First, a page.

Prevention Through Education

Prevention Through Education

According to the American Diabetes Association (ADA), there are 23.6 million people in the United States who have diabetes. That is equal to 8% of the U.S. population. The total prevalence of diabetes increased 13.5% from 2005 to 2007, according to the ADA. The International Diabetes Federation (IDF) and the World Health Organization (WHO) plan to increase knowledge and prevention of diabetes through IDF’s World Diabetes Day (WDD) on November 14. Since 1991, the WDD campaign has raised awareness and improved knowledge on the proper management and prevention of diabetes.

Goals of the campaign

The IDF has set four goals that will drive the campaign over the next 5 years, according to Phil Riley, communications manager for IDF. First, every individual with diabetes should receive evidenced-based education to help them manage their diabetes. Second, the WDD campaign will educate everyone on the warning signs of diabetes, how to prevent or delay the complications and what action to take to prevent or delay type 2 diabetes. Third, the campaign aims to have every government implement effective strategies and policies for the prevention and management of diabetes. Finally, the campaign set a goal to have every country celebrate WDD within the next 5 years.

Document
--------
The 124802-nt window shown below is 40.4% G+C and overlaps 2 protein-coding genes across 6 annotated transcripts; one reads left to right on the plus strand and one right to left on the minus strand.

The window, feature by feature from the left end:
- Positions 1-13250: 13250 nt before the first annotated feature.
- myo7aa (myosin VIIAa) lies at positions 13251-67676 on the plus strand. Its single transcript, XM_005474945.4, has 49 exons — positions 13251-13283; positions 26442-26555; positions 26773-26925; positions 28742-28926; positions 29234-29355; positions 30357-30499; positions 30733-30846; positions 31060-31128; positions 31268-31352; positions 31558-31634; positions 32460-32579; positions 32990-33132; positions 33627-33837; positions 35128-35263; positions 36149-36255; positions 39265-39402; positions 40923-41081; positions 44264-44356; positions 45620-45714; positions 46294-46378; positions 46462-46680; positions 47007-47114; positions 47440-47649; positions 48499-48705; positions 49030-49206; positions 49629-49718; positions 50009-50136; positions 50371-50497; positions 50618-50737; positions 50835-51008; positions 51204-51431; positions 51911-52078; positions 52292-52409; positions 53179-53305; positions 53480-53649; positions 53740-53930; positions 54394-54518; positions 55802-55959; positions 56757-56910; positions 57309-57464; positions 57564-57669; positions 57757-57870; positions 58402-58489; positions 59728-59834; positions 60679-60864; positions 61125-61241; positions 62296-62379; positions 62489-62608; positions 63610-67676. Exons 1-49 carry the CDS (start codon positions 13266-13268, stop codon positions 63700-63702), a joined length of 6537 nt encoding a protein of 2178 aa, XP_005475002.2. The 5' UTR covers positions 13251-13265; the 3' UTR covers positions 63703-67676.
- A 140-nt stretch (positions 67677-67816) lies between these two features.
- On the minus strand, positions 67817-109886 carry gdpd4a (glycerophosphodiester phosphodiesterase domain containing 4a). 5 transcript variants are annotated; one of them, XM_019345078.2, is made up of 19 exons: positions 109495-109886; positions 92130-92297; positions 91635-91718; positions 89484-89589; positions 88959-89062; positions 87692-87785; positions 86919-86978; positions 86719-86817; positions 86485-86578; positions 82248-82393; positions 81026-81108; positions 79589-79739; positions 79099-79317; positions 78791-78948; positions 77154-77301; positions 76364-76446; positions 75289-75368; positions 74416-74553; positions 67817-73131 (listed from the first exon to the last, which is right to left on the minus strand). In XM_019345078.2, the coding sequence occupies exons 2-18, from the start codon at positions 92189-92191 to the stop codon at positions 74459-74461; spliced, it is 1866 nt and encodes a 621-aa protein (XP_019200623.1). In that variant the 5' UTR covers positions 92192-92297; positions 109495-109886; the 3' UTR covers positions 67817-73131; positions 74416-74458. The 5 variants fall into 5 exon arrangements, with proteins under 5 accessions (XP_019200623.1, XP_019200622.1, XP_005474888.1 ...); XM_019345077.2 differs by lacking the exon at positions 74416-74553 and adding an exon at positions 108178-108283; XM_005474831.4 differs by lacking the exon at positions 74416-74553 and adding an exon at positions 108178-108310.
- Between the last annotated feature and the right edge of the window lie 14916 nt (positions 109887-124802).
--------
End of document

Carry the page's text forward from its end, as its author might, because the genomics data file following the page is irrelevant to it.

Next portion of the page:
“We want to raise awareness of the diabetes epidemic; advocate that governments improve treatment and care for diabetes patients and empower people with diabetes to live longer, healthier lives,” Riley told O&P Business News.

In order to make these goals a reality, IDF is calling upon the diabetes community to take action. Last year’s campaign, which was dedicated to diabetes in children and adolescents, registered 1647 events in a total of 115 countries worldwide.

“We work hard to increase participation in the campaign and have seen a significant expansion in grass roots activism,” Riley said.

Campaign cornerstones